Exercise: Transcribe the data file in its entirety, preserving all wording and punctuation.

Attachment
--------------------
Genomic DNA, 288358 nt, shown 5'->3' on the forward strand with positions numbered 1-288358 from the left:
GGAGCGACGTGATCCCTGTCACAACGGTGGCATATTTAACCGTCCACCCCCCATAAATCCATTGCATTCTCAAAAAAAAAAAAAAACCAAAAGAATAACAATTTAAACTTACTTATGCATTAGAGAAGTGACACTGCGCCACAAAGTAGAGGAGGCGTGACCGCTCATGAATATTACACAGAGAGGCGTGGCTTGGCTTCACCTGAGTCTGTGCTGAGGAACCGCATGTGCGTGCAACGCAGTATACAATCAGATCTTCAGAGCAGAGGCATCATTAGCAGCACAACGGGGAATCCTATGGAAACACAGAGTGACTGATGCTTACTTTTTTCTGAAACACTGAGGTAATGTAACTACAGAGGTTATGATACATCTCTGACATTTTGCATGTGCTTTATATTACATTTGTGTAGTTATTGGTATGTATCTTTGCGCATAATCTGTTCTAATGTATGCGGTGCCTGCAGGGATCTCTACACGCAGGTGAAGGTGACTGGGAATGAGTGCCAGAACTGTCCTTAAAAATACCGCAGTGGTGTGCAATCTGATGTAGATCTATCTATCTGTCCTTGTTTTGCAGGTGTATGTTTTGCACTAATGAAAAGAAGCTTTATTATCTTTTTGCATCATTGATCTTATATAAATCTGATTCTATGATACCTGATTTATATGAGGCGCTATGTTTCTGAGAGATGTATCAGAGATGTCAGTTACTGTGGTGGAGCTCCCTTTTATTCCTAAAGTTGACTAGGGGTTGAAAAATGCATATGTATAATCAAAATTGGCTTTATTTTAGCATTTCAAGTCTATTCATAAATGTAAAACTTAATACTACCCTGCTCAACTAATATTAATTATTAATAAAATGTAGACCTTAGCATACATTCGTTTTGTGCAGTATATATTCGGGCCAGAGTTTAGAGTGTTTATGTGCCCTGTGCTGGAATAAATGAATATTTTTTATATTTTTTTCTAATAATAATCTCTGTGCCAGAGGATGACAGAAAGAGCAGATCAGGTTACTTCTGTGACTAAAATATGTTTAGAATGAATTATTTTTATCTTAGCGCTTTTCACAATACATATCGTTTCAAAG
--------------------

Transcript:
Genomic DNA, 288358 nt, shown 5'->3' on the forward strand with positions numbered 1-288358 from the left:
GGAGCGACGTGATCCCTGTCACAACGGTGGCATATTTAACCGTCCACCCCCCATAAATCCATTGCATTCTCAAAAAAAAAAAAAAACCAAAAGAATAACAATTTAAACTTACTTATGCATTAGAGAAGTGACACTGCGCCACAAAGTAGAGGAGGCGTGACCGCTCATGAATATTACACAGAGAGGCGTGGCTTGGCTTCACCTGAGTCTGTGCTGAGGAACCGCATGTGCGTGCAACGCAGTATACAATCAGATCTTCAGAGCAGAGGCATCATTAGCAGCACAACGGGGAATCCTATGGAAACACAGAGTGACTGATGCTTACTTTTTTCTGAAACACTGAGGTAATGTAACTACAGAGGTTATGATACATCTCTGACATTTTGCATGTGCTTTATATTACATTTGTGTAGTTATTGGTATGTATCTTTGCGCATAATCTGTTCTAATGTATGCGGTGCCTGCAGGGATCTCTACACGCAGGTGAAGGTGACTGGGAATGAGTGCCAGAACTGTCCTTAAAAATACCGCAGTGGTGTGCAATCTGATGTAGATCTATCTATCTGTCCTTGTTTTGCAGGTGTATGTTTTGCACTAATGAAAAGAAGCTTTATTATCTTTTTGCATCATTGATCTTATATAAATCTGATTCTATGATACCTGATTTATATGAGGCGCTATGTTTCTGAGAGATGTATCAGAGATGTCAGTTACTGTGGTGGAGCTCCCTTTTATTCCTAAAGTTGACTAGGGGTTGAAAAATGCATATGTATAATCAAAATTGGCTTTATTTTAGCATTTCAAGTCTATTCATAAATGTAAAACTTAATACTACCCTGCTCAACTAATATTAATTATTAATAAAATGTAGACCTTAGCATACATTCGTTTTGTGCAGTATATATTCGGGCCAGAGTTTAGAGTGTTTATGTGCCCTGTGCTGGAATAAATGAATATTTTTTATATTTTTTTCTAATAATAATCTCTGTGCCAGAGGATGACAGAAAGAGCAGATCAGGTTACTTCTGTGACTAAAATATGTTTAGAATGAATTATTTTTATCTTAGCGCTTTTCACAATACATATCGTTTCAAAG